Updated at 21:48,17-09-2020

Byalyatski, Litvina discuss Belarus’ human rights record with EU officials

By Alyaksey Alyaksandraw, BelaPAN

Human rights defender Ales Byalyatski and Zhanna Litvina, a former chairperson of the Belarusian Association of Journalists, discussed the human rights situation in Belarus with high-ranking EU officials while staying in Brussels on February 2 and 3.

Mr. Byalyatski, who chairs the Vyasna Human Rights Center, and Ms. Litvina had meetings with Helga Schmidt, deputy secretary general of the European External Action Service, Stavros Lambrinidis, the EU’s special representative for human rights, and other EU officials while in Brussles.

According to human rights website www.spring96.org, Mr. Byalyatski and Ms. Litvina called on the European Union not to shift its focus away from the human rights situation in Belarus and to continue putting pressure on Belarusian authorities to improve their human rights record. They noted that the release of the political prisoners in Belarus in August 2015 had not been followed by any other improvements in the human rights and democracy situation, and that the October 2015 presidential election in Belarus had been marred by multiple violations of electoral regulations and ballot rigging.

Mr. Byalyatski and Ms. Litvina pointed out that authorities had ignored a petition calling for democratization, an end to the persecution of opposition activists and non-state media, the registration of opposition organizations, and the declaration of a moratorium on the death penalty.

Mr. Byalyatski and Ms. Litvina described human rights abuses in Belarus as systemic and urged the EU to publish a list of measures that should be taken by authorities as a matter of priority to secure rapprochement with Brussels.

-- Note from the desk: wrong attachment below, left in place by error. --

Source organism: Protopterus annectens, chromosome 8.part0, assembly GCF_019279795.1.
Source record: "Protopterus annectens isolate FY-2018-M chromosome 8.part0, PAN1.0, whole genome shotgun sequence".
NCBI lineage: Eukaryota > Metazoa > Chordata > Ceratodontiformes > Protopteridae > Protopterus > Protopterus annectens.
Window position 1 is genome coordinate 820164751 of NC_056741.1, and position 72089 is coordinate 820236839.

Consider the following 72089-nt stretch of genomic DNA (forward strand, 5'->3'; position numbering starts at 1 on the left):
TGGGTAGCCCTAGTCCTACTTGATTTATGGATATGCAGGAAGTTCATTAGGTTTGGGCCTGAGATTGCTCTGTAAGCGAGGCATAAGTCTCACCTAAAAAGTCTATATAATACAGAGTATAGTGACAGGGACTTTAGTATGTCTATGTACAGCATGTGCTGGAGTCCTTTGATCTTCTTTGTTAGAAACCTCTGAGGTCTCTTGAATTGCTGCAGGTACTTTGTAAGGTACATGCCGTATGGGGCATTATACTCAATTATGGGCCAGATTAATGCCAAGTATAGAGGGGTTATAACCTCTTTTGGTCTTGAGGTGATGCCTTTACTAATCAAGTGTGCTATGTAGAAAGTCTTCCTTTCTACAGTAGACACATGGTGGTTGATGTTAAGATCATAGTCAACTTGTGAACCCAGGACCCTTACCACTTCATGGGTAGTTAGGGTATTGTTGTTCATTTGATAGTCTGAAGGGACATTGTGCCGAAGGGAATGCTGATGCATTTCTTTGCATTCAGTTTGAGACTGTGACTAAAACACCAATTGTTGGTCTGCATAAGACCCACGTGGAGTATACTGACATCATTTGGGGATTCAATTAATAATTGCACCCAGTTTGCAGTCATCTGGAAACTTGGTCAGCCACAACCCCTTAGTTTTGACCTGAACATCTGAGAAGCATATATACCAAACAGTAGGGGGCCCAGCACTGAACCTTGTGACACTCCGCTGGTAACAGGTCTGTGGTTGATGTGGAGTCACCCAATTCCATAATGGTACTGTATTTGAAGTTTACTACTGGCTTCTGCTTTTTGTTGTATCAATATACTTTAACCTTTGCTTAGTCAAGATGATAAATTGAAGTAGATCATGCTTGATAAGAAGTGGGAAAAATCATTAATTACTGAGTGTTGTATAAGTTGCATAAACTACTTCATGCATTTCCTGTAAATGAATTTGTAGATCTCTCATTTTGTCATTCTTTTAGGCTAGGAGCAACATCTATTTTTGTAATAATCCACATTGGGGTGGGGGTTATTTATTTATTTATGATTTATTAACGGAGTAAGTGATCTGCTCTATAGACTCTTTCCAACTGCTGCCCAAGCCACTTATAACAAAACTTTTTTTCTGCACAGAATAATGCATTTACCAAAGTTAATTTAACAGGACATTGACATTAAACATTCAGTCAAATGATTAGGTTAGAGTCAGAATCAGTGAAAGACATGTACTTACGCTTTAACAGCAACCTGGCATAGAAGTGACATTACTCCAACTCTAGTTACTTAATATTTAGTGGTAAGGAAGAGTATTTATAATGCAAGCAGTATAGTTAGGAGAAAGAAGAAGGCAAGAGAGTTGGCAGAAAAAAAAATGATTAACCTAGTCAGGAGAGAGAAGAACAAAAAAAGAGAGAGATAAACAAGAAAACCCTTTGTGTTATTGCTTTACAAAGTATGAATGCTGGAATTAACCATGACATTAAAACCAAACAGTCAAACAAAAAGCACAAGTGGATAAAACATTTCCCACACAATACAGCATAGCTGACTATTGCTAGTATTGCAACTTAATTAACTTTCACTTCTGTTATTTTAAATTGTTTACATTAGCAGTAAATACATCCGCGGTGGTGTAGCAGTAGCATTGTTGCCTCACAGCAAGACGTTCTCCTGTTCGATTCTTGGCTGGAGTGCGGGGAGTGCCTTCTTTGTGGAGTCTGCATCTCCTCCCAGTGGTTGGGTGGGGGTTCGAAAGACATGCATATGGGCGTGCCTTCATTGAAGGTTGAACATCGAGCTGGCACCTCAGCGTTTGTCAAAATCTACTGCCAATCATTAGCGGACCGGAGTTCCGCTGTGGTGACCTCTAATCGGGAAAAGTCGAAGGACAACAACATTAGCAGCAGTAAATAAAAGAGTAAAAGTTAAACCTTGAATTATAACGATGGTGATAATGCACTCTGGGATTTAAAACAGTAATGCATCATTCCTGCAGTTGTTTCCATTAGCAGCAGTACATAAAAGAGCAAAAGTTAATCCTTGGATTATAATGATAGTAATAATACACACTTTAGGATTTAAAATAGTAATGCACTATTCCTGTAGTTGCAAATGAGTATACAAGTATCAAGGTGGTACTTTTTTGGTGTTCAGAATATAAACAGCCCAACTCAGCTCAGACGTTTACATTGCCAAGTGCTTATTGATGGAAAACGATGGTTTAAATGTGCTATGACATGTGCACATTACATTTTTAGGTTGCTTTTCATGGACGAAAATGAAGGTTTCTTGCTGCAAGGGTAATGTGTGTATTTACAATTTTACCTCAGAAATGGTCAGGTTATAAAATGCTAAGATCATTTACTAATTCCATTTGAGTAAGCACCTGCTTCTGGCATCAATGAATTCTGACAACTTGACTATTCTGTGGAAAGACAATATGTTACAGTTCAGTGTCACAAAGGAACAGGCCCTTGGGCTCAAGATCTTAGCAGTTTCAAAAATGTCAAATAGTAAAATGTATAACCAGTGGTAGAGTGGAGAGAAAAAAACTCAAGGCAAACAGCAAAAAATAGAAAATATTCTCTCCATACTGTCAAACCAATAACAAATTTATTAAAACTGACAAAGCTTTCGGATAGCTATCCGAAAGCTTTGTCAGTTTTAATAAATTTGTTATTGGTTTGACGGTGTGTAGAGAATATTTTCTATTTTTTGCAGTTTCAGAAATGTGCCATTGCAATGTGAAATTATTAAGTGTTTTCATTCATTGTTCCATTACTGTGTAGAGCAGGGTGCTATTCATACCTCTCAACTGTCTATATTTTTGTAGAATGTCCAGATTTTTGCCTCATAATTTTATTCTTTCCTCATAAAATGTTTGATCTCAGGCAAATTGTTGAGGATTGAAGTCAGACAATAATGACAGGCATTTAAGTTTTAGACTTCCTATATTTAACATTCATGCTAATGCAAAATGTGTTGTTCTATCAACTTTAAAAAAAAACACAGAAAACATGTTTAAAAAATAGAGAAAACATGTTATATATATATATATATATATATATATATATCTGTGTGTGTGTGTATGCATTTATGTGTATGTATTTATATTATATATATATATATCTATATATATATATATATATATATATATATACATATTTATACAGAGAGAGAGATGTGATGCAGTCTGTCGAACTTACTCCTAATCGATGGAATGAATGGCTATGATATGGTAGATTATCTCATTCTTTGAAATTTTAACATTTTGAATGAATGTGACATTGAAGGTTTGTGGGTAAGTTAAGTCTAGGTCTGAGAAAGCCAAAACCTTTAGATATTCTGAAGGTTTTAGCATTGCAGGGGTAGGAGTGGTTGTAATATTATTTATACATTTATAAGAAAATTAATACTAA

Mr. Byalyatski’s and Ms. Litvina’s visit comes two weeks before the EU’s Foreign Affairs Council is expected to decide whether to re-impose its restrictive measures against Belarusian authorities, prolong their suspension or abolish them altogether. The EU representatives promised that democracy and human rights issues would remain at the top of the Belarus-EU agenda irrespective of the Council’s decision.

On October 29, 2015, the EU foreign ministers voted to suspend the application of the restrictions against 171 Belarusian individuals and 10 economic entities for four months, “in response to the release of all Belarusian political prisoners on August 22 and in the context of improving EU-Belarus relations.”

Simultaneously, the Foreign Affairs Council prolonged its restrictive measures, due to expire on October 31, until February 29, 2016.

Entry bans and asset freezes remained in place for the “four persons involved in unresolved disappearances in Belarus.”

The Council drew up their blacklist of Belarusian individuals and economic entities in January 2011, following a brutal police crackdown on a post-election protest in Minsk. The list was repeatedly extended and included as many as 243 Belarusian individuals and 32 business entities at one point.